“I found an incredible community of open-water swimmers at the Point, and would not have found them without the limestone,” recent University of Chicago graduate Elizabeth Winkler said. “People would come from the suburbs, from the North Side, from the West Side, and they would all gather at the Point because it’s such a special place in the form that it’s in.”

Credit: Maxwell Evans/Block Club Chicago
A rider’s horse stops for a drink of water at the David Wallach Fountain at Promontory Point during the Broken Arrow Riding Club’s High Noon ride in August 2021. The fountain was completed in 1939 to provide refreshment for “man and beast,” according to the Park District.

The Promontory Point Conservancy, a nonprofit that grew from the Save the Point campaign of the 2000s, requested in November that the commission consider a landmark designation.

Advocates for landmarking the Point cite resident-led studies that found preserving the limestone would be cheaper and more effective than replacing it with concrete, which was once the preferred design for new lakefront barriers through the project.

That concrete design, developed by local agencies and the Army Corps of Engineers, is no longer the official guide for reinforcements.

The 2023 defense bill signed into law in December by President Joe Biden requires the federal government to fund 65 percent of a “locally preferred plan” for renovations to the Point and nearby Morgan Shoal.

The law enables neighbors, city officials and Park District to negotiate a preferred design for Promontory Point without the Army Corps’ input, while ensuring the feds pick up most of the tab for reinforcements.

Local leaders — now empowered to shape the Point’s future — have said they support preserving the Point’s limestone. But “nobody really knows what anybody means” by preservation, conservancy President Jack Spicer said in November.

That confusion was on display at Thursday’s meeting as Hairston and Ald. Susan Sadlowski Garza (10th) voiced their support for a landmark designation but criticized parks and transportation officials for their handling of the shoreline project.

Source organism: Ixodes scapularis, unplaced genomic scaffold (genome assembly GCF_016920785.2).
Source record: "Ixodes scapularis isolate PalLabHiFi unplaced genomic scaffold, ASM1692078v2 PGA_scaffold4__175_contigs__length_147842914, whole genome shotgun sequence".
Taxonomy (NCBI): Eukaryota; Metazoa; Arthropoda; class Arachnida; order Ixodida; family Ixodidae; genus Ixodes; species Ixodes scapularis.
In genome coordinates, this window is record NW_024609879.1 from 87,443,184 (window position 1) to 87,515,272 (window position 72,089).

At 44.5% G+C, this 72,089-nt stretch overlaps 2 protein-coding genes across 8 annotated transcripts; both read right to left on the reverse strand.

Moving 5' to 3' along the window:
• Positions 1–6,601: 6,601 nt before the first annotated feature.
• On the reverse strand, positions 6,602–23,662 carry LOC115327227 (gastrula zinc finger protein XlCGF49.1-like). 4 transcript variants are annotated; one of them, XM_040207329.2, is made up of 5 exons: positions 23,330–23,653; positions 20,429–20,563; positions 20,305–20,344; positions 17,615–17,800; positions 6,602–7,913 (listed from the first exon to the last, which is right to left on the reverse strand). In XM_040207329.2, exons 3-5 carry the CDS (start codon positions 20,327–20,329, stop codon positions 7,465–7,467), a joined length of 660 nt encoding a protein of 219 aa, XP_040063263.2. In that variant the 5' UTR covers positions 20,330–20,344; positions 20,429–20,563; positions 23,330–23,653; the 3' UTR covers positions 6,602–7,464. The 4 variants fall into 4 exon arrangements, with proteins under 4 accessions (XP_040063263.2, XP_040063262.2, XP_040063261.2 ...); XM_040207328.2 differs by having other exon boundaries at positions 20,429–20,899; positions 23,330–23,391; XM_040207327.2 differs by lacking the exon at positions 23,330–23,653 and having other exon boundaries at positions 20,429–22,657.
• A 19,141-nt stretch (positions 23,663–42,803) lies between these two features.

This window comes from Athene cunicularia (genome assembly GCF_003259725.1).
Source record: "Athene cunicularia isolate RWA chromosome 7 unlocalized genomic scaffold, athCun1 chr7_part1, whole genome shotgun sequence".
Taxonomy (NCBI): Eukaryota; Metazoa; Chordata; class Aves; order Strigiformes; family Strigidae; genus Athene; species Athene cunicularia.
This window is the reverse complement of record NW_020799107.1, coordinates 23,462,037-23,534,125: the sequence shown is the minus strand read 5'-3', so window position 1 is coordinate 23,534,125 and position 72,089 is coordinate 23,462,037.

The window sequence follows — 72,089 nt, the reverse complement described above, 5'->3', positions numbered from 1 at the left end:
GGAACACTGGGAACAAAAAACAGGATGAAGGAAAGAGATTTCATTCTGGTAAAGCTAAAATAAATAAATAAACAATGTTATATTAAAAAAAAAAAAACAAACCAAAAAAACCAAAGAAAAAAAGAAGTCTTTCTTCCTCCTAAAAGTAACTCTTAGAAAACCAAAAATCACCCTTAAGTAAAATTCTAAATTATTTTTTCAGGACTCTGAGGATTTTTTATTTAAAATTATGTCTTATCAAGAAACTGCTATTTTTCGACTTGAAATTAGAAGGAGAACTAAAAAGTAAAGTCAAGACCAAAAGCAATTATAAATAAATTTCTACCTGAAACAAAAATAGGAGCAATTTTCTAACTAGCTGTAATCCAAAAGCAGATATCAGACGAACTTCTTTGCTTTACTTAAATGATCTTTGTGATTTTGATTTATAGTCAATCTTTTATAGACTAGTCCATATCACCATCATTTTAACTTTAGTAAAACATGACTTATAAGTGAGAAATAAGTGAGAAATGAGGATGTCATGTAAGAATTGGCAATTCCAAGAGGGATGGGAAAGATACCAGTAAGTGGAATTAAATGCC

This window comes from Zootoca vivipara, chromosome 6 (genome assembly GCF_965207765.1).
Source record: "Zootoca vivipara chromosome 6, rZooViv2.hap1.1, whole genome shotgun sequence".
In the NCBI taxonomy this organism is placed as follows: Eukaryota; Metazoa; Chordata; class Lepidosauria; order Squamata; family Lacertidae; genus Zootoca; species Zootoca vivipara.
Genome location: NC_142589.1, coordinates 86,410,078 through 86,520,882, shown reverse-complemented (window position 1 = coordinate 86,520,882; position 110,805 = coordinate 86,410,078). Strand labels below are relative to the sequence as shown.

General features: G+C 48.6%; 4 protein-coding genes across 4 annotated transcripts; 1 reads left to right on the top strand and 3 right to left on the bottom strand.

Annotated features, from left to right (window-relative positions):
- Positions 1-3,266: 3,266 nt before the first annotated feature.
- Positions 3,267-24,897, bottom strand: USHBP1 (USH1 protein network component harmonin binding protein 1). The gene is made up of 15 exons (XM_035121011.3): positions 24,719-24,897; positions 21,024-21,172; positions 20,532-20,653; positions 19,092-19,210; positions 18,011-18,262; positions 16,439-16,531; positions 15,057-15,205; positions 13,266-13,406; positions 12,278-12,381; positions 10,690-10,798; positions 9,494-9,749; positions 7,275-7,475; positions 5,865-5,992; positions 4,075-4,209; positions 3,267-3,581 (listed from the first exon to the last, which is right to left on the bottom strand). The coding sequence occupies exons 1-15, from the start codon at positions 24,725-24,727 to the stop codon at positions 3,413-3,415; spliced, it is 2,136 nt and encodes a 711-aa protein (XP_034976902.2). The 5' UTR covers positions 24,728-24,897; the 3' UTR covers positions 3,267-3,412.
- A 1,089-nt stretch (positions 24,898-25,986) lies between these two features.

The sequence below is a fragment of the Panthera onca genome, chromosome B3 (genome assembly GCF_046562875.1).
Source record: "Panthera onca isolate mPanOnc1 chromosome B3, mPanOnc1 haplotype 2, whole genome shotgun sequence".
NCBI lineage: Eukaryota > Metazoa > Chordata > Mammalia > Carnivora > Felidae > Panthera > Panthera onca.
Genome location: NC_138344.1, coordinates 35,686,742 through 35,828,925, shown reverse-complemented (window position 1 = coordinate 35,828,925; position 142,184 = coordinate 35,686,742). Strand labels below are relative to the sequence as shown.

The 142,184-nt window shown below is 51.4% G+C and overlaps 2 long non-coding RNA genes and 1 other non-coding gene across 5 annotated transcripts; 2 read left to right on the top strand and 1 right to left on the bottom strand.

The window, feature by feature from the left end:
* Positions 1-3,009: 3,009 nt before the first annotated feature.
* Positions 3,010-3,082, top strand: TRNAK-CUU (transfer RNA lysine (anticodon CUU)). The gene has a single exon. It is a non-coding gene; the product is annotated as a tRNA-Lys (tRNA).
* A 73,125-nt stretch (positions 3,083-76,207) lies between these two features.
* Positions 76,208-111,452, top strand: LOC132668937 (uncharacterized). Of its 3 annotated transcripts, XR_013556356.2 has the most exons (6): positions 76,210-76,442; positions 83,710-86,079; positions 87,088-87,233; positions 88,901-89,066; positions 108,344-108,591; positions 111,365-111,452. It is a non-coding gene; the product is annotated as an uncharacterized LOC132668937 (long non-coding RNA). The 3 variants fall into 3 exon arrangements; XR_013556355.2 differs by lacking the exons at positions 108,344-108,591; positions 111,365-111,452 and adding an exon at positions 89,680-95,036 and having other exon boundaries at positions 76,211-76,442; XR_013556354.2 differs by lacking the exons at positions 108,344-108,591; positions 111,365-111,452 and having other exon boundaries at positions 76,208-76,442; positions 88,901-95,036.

“If this [project] is to be done in anything other than limestone, it is a no-go for the community,” Hairston said.

Park District and Department of Transportation officials said Thursday they’re “in complete agreement” with advocates on preserving the Point’s limestone.

The concrete design used for other shoreline protection projects “is no longer relevant,” transportation Deputy Commissioner Dan Burke said. “Let’s put it to rest. Let’s not talk about that again.”

“I understand the community’s fear about it, but I want to be clear: The Chicago Park District, as the property owner of Promontory Point, our intention is to follow the community’s wishes to maintain and preserve the limestone,” said Heather Gleason, Park District development director.

Credit: Colin Boyle/Block Club Chicago
People enjoy the warm spring weather at Promontory Point in Hyde Park on April 26, 2021.

A landmark designation would clear up the uncertainty, ensuring “a common language” where “everybody knows what preservation means” as they develop a design for Promontory Point reinforcements, Spicer said in November.

“The entire roster of our local officials” is in favor of landmarking the Point, as do all candidates running to replace Hairston in City Hall, Spicer said this week.

“The community has spent 22 years fighting to protect this revetment, and the community, its friends and allies will keep working until the Point is saved,” he said.